Tuesday 21 December 2010

The Big Chill

Well, the weekend before we moved in to our new house in Bishopthorpe, someone left the freezer door open, and it consequently got a bit parky. No birding done, save for a bit on a family trip to Scarborough (Great Northern Diver), but a few things seen around Bish including Woodcock, Green Sandpiper, Waxwing, 37 Goosander, Water Rail and a big flock of Pinks over the village - like being back in Norfolk!
So the weather. Everybody is talking about it. Heavy snow in first two weeks of December, with temps down to -16 C on the night of 2-3 December. At the time of writing it is c -6 at 3pm and it was down to - 11 c last night. Pretty parky. Birds etc must be really suffering, though I have seen a few Wrens, Goldcrests and Long-tails about. The Ouse has frozen completely in Bish for the second time in a fortnight. Mad! Oh yes, 10 Waxwings near work on 3 December.

Sunday 14 November 2010

I hate gulls

Spent two afternoons at Wheldrake - fantastic!
Today (Sunday) I hooked up with Russ. Sadly the gulls didn't perform, instead dropping over towards Swantail. Earlier, Russ almost trod on a Jack Snipe with his new centrally heated wellies (they are really warm he tells me); it flew off all stripes and stealth, before dropping furtively back in over the bank. We also had 8 Curlew, 33 Ruff, 16 Redshank and a single Pink-foot over. An enjoyable afternoon, with a Little Owl on the Crockey Hill road to round things off.

Yesterday was gloriously sunny. No other birders about, I hunkered down in the Tower Hide to watch the gulls come in. Little of note really, though nice to be out. Hordes of thurshes (mostly Fieldfares) towards Storwood and a few Willow Tits buzzing in the riverside scrub. Couldn't pick out the American Wigeon, though presumably still around. An interesting gull came in which looked on the face of it like a 1cy Caspian, but didn't really feel right. The bird seemed to have too much white on the tertials (2w?), not long enough in the rear end, and perhaps too much of a gonydeal angle. The contrast between the mantle and wings didn't seem good enough either. But what is it?

Sunday 31 October 2010


The day after my last visit to Wheldrake, a male American Wigeon was found. This must have been there when I was, so a bit gutted. Nevermind.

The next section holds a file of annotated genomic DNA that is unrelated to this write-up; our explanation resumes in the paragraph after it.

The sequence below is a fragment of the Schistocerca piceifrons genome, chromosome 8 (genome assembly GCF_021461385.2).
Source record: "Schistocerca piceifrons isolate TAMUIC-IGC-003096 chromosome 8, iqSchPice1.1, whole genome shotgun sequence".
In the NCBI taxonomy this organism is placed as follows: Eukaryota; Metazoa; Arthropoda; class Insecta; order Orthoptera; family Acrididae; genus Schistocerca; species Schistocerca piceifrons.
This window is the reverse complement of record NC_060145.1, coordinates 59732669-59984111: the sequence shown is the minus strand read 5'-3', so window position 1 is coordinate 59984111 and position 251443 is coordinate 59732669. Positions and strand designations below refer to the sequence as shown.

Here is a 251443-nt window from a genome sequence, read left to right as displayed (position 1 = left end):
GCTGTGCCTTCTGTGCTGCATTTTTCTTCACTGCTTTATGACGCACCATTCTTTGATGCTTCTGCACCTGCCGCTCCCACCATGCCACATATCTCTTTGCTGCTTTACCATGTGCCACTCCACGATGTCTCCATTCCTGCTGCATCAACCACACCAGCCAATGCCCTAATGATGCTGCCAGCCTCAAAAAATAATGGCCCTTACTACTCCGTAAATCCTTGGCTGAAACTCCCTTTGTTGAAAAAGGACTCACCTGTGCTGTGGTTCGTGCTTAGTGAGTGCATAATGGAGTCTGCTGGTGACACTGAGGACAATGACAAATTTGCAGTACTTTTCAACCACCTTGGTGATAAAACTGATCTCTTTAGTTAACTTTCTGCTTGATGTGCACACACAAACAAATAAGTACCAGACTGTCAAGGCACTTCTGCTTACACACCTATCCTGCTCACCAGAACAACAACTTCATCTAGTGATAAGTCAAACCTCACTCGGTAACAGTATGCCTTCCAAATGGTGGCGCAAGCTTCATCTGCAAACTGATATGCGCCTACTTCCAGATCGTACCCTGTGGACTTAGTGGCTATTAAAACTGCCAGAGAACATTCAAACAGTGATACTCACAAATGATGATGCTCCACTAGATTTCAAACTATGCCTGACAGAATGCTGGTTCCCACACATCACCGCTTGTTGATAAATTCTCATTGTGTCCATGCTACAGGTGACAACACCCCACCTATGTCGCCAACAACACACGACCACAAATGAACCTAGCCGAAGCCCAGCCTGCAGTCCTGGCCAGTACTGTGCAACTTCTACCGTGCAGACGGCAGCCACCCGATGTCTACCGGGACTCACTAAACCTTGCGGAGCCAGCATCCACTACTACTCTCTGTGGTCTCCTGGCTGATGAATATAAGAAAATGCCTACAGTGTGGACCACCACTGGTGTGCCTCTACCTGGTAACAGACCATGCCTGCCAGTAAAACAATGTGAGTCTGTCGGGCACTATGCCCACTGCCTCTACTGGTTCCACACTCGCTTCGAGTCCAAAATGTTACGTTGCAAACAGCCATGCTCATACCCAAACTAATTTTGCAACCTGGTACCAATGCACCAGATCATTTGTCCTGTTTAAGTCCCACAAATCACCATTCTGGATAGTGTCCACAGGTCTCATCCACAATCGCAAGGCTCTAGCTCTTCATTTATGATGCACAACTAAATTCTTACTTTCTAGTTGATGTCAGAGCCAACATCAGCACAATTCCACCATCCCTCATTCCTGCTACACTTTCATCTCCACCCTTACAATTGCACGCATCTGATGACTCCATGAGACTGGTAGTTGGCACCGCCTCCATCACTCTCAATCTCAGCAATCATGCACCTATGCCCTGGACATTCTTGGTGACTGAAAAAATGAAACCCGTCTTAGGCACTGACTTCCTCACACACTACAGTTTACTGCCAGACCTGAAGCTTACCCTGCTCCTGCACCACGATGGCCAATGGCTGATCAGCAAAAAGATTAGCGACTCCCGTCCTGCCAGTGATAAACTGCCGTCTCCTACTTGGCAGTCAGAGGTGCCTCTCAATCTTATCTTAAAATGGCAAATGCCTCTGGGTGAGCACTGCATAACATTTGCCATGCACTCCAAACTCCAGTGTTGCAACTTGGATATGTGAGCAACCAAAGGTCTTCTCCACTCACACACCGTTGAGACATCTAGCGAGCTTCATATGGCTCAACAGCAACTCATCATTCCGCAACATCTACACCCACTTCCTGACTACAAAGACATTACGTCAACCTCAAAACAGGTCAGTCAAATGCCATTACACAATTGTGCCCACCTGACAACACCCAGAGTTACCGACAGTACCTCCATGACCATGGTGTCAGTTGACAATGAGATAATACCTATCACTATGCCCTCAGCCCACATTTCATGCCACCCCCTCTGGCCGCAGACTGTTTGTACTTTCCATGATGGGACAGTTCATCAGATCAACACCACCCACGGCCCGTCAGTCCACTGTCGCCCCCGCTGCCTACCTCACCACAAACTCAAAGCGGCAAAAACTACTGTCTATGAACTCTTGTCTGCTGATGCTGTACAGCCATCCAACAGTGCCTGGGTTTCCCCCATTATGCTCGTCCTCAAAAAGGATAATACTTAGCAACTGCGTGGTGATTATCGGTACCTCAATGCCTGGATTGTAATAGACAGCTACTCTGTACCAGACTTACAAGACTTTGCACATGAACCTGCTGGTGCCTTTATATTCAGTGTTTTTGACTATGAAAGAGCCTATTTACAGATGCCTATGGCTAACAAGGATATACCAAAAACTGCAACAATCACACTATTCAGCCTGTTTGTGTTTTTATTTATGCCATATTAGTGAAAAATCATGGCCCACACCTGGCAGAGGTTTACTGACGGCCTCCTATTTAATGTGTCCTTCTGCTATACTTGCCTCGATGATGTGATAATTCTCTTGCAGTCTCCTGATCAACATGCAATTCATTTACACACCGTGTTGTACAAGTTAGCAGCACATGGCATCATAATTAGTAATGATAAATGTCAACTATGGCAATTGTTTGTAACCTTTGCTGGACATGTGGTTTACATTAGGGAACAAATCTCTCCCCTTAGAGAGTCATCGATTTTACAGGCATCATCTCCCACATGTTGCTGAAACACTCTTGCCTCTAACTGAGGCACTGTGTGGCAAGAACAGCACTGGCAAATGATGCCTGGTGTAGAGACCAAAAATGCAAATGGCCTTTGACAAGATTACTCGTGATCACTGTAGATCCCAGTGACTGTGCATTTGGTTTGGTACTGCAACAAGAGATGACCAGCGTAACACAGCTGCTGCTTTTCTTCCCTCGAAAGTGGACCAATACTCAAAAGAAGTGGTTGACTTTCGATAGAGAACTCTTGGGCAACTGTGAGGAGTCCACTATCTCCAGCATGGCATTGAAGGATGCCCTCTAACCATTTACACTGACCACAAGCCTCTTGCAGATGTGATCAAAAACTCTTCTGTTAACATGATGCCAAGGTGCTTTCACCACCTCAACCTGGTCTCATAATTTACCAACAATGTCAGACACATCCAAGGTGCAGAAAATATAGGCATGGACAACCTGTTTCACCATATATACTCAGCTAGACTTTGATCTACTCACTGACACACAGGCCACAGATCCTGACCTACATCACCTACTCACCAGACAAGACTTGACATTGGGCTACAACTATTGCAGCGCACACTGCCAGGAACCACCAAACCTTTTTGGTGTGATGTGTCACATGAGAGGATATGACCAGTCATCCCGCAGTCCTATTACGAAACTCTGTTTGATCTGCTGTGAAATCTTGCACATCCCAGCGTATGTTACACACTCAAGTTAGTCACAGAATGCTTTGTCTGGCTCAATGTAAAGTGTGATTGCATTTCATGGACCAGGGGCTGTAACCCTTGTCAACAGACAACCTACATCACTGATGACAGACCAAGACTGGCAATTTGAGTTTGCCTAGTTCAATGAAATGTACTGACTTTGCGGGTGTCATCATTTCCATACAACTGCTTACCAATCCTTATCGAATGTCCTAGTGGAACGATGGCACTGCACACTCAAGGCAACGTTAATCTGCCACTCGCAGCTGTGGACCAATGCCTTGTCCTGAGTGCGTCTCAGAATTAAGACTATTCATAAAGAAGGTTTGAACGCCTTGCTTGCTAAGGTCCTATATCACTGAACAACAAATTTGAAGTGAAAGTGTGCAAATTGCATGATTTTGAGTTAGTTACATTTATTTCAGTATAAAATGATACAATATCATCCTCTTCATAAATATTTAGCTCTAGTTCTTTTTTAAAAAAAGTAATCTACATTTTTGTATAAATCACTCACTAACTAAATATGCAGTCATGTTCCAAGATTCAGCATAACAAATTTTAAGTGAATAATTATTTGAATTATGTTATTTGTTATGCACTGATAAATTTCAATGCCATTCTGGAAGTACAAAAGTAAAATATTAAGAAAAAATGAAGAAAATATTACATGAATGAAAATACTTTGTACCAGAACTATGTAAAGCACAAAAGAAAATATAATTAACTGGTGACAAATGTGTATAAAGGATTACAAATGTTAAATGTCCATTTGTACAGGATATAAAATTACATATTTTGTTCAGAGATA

Anyway, spent an enjoyable afternoon with me Dad; just like old times. Quickly found the Wig, feeding in the shallows in front of Tower Hide. The black and white rear end seemed to really stand out, allowing the bird to be found easily. I also noted the longer tail than Eurasian Wig, a feature I had not really noticed before. Nearby, 14 Pink-feet were with the collosal Greylag/Canada flock, all of which soon departed; 9 north, 5 south. 20 Whoopers were hanging out and today 18 Ruff were joined by 6 Dunlin. Willow Tits buzzed in the riverside willows, and sadly I got back into Woodthorpe too late for the Waxwings that had been found on Alness Drive. Maybe tomorrow...

Sunday 24 October 2010


Snook out after lunch, back to the old patch. Hopped out of the car at Bank Island, my mind full of American Wigeons and Baikal Teals. A flock of birds shot out of a patch of scrub just down the slope – Waxwings! I got my bins on them and counted twelve as they flew north towards Wheldrake village. I lost them behind the trees after a little while and despite driving back to the village failed to relocate them. A fab start!

On to the Ings proper, two birders in the tower hide asked me to have a look at a small wader they had found, feeding with some Ruff. Back on I was alarmed to see a hint of a white rump – my heart raced, then the bird turned and revealed itself as a Curlew Sandpiper, a LDV tick for me, but not the hoped for Yank…Shortly, all the Wigeon got up, along with two dozen Snipe, before a rufous juvenile Hen Harrier shot past low, being mobbed by Lapwings. Wow – this place is better than I remember! In the distance, a line of Whooper Swans loafed, occasionally getting a bit excited and heads up and wings out whooping, a top sight!

I walked round to the pool, which was quite, and didn’t seem to have changed in 20 years and then on to Swantail. The view from here was great, and the Hen Harrier came past again, causing chaos. Half a dozen Pintail were hanging out among the hordes of Wigeon and Teal. I headed back and added Bullfinch, a couple of flyover Siskin, lots of Redwings and pair of Willow Tits in the car park. A cracking start to my York birding.

Whooper Swans

Juvenile Hen Harrier

Juvenile Hen Harrier

Curlew Sandpiper

Curlew Sand with Ruff

NNOBS 16-17 October – Sunday

Having enjoyed our one-way walk yesterday, we got seriously logistical and organised, leaving one car at Holme golf course, and the others at Thornham, enabling us to walk between the two without retracing steps. No sign of the Yellowlegs from a few years ago in Thornham harbour and the guys seemed to have much more fun trying to look at me peeing in the middle of the saltmarsh.

It was pretty quiet until we reached Holme, though I did hear a Lap Bunt with the Skylark flock in the stubble near Thornham. After a chat with Gary in the Firs, we went down on to the beach, where, after a tip-off, we picked up the male Black Redstart which was zipping around frenetically on the dune edge, along with some more relaxed Bramblings. A little further on a flock of Snow Buntings drifted on to the beach, c12, giving good views. Back on the boardwalk, I decided to look at a group of three birders who just seemed to be looking that bit too intently at a patch of scrub. The middle guy saw me looking and suddenly beckoned. I shouted to the lads and said that these guys might have got something. I joked that it would be nice if they had something really good, not just a Yellow-brow or a Brambling.